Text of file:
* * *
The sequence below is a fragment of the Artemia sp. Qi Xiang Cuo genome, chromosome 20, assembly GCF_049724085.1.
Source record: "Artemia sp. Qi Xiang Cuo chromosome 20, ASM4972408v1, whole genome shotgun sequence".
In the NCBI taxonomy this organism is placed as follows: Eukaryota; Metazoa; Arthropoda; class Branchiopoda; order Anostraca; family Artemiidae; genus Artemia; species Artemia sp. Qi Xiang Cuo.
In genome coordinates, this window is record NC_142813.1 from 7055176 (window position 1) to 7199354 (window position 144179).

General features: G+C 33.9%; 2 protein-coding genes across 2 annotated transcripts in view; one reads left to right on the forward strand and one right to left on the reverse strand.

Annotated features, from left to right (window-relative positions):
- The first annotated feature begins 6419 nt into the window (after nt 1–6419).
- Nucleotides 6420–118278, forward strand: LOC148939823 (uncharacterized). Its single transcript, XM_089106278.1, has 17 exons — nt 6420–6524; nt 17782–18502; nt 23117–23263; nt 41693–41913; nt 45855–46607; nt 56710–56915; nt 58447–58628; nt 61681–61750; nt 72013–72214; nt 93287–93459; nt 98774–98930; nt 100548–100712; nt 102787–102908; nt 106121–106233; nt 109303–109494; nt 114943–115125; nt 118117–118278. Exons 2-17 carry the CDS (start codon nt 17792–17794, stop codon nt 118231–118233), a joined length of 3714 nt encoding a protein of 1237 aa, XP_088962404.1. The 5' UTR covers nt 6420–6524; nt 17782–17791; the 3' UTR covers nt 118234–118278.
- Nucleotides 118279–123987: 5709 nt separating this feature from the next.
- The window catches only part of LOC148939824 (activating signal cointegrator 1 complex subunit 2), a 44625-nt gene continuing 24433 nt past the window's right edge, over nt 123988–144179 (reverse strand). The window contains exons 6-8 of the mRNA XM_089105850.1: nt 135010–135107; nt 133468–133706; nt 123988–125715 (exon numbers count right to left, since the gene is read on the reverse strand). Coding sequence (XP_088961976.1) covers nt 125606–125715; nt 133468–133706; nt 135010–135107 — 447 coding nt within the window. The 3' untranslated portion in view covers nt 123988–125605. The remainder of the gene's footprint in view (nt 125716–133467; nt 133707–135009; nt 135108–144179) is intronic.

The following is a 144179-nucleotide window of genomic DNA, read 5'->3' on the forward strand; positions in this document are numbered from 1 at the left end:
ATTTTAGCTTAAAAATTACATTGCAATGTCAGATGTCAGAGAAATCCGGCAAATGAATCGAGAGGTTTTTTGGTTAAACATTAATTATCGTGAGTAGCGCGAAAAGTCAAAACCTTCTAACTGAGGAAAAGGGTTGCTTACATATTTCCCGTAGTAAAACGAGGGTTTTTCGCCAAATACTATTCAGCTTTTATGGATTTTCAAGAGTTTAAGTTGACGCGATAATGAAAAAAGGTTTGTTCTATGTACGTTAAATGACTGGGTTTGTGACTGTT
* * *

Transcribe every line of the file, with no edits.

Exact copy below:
The sequence below is a fragment of the Artemia sp. Qi Xiang Cuo genome, chromosome 20, assembly GCF_049724085.1.
Source record: "Artemia sp. Qi Xiang Cuo chromosome 20, ASM4972408v1, whole genome shotgun sequence".
In the NCBI taxonomy this organism is placed as follows: Eukaryota; Metazoa; Arthropoda; class Branchiopoda; order Anostraca; family Artemiidae; genus Artemia; species Artemia sp. Qi Xiang Cuo.
In genome coordinates, this window is record NC_142813.1 from 7055176 (window position 1) to 7199354 (window position 144179).

General features: G+C 33.9%; 2 protein-coding genes across 2 annotated transcripts in view; one reads left to right on the forward strand and one right to left on the reverse strand.

Annotated features, from left to right (window-relative positions):
- The first annotated feature begins 6419 nt into the window (after nt 1–6419).
- Nucleotides 6420–118278, forward strand: LOC148939823 (uncharacterized). Its single transcript, XM_089106278.1, has 17 exons — nt 6420–6524; nt 17782–18502; nt 23117–23263; nt 41693–41913; nt 45855–46607; nt 56710–56915; nt 58447–58628; nt 61681–61750; nt 72013–72214; nt 93287–93459; nt 98774–98930; nt 100548–100712; nt 102787–102908; nt 106121–106233; nt 109303–109494; nt 114943–115125; nt 118117–118278. Exons 2-17 carry the CDS (start codon nt 17792–17794, stop codon nt 118231–118233), a joined length of 3714 nt encoding a protein of 1237 aa, XP_088962404.1. The 5' UTR covers nt 6420–6524; nt 17782–17791; the 3' UTR covers nt 118234–118278.
- Nucleotides 118279–123987: 5709 nt separating this feature from the next.
- The window catches only part of LOC148939824 (activating signal cointegrator 1 complex subunit 2), a 44625-nt gene continuing 24433 nt past the window's right edge, over nt 123988–144179 (reverse strand). The window contains exons 6-8 of the mRNA XM_089105850.1: nt 135010–135107; nt 133468–133706; nt 123988–125715 (exon numbers count right to left, since the gene is read on the reverse strand). Coding sequence (XP_088961976.1) covers nt 125606–125715; nt 133468–133706; nt 135010–135107 — 447 coding nt within the window. The 3' untranslated portion in view covers nt 123988–125605. The remainder of the gene's footprint in view (nt 125716–133467; nt 133707–135009; nt 135108–144179) is intronic.

The following is a 144179-nucleotide window of genomic DNA, read 5'->3' on the forward strand; positions in this document are numbered from 1 at the left end:
ATTTTAGCTTAAAAATTACATTGCAATGTCAGATGTCAGAGAAATCCGGCAAATGAATCGAGAGGTTTTTTGGTTAAACATTAATTATCGTGAGTAGCGCGAAAAGTCAAAACCTTCTAACTGAGGAAAAGGGTTGCTTACATATTTCCCGTAGTAAAACGAGGGTTTTTCGCCAAATACTATTCAGCTTTTATGGATTTTCAAGAGTTTAAGTTGACGCGATAATGAAAAAAGGTTTGTTCTATGTACGTTAAATGACTGGGTTTGTGACTGTT